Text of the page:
The role of the National Accountability Bureau (NAB) in the crisis over the National Reconciliation Ordinance (NRO) has not been rightly estimated. It NAB had played its rightful role in the implementation of the Supreme Court verdict, ruling the NRO ab initio void and of no legal effect, the present difficulties that the government is facing in this case with the Supreme Court, may well have been avoided. That the federal government realized the importance of NAB in implementation can be seen from the very excuse that NAB sources proffer while explaining this. The failure to implement is placed on the delay, allegedly because of court orders, which prevented the appointment of a NAB Chairman, who was supposed to appoint a Prosecutor General. The NAB Ordinance sees it as an independent body, not as one following the dictates and policy of the federal government. The ordinance itself has been criticized for not going far enough, but if NAB fails to act according to its own ordinance, and the Supreme Court, the guilty will indeed go free. The purpose behind setting up NAB, and behind the Supreme Court judgment, was not so much to assign guilt and  ensure that the money looted through corruption could be returned to the people. That this desire for accountability was misused by previous regimes to persecute political opponents cannot be used as an excuse to escape through the NRO. That there were other cases the NRO ended cannot be cited in that context. As a matter of fact, of the 8041 cases withdrawn under it, 233 were NAB cases, involving 248 people, 22 being politicians, and 226 government employees.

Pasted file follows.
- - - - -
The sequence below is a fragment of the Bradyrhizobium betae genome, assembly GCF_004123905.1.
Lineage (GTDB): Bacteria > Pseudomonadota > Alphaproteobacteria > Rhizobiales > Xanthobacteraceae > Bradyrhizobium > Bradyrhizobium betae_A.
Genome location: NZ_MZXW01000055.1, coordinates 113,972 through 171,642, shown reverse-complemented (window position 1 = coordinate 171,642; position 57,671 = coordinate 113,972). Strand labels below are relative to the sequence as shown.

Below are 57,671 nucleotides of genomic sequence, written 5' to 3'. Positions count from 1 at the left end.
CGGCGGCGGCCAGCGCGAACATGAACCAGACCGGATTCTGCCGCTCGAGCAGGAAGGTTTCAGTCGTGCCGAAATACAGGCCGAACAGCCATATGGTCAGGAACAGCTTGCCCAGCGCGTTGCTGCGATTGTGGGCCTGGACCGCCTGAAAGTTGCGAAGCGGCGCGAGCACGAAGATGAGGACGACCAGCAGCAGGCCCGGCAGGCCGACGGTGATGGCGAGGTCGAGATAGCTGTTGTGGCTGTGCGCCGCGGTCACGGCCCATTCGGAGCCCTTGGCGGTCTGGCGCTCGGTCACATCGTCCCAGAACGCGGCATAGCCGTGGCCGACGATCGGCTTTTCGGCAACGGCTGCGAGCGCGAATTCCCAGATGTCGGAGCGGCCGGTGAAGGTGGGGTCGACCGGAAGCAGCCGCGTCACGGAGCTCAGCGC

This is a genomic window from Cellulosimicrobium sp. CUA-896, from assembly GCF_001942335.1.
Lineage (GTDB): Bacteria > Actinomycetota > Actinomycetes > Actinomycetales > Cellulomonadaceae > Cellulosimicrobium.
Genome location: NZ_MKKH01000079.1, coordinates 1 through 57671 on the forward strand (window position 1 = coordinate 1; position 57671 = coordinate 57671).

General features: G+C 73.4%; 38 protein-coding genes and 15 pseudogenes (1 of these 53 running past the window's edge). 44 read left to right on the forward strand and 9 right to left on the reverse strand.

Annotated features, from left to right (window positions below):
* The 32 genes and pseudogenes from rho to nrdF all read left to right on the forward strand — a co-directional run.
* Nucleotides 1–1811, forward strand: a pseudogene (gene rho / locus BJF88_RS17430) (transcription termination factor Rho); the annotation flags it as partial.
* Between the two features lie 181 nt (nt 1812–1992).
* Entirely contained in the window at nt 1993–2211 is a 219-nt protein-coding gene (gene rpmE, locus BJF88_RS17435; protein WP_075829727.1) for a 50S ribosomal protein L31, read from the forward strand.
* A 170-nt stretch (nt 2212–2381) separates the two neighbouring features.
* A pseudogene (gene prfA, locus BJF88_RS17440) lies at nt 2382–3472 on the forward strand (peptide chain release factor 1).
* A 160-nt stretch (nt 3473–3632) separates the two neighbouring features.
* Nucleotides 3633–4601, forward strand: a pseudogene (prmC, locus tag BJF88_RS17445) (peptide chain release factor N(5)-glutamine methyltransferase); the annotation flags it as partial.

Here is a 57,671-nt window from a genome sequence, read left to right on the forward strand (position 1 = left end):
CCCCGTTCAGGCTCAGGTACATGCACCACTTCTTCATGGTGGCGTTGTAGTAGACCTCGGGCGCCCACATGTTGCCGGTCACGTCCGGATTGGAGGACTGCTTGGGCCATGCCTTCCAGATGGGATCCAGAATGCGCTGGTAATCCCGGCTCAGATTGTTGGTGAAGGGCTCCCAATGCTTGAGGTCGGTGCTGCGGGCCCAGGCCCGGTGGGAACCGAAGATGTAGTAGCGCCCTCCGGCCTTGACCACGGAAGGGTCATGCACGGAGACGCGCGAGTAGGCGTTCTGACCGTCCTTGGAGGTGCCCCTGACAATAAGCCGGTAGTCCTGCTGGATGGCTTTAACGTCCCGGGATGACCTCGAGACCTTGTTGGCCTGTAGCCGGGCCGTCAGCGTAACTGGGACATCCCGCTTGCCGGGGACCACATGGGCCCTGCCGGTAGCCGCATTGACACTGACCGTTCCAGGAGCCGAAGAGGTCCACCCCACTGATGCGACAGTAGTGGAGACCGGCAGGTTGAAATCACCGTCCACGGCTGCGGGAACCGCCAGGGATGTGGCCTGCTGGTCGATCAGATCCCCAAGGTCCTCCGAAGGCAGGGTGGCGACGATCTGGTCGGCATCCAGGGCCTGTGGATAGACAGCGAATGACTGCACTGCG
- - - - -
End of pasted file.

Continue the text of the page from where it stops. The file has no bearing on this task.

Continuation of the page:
The new NAB Chairman, Admiral (retd) Fasih Bokhari, has only now reopened the cases that the NRO set aside, even though the Supreme Court decision on the NRO came on 16 December 2009. However, cases involving the President are not being pursued because of the immunity his office is supposed to confer him under the Constitution, or members of the Sharif family, whose cases are in the Lahore High Court. Admiral Bokhari himself has his appointment under challenge by the Opposition, but that should provide no excuse for NAB failing to pursue the cases vigorously. While the NAB Ordinance requires a Chairman to be appointed, the failure to pursue cases reinstituted by the verdict is not understandable except for an excess of bureaucratic caution.

Admiral Bokhari still has the opportunity of following the law, and fulfilling his responsibilities under the Ordinance, by pursuing the cases which had been revived by the Supreme Court verdict.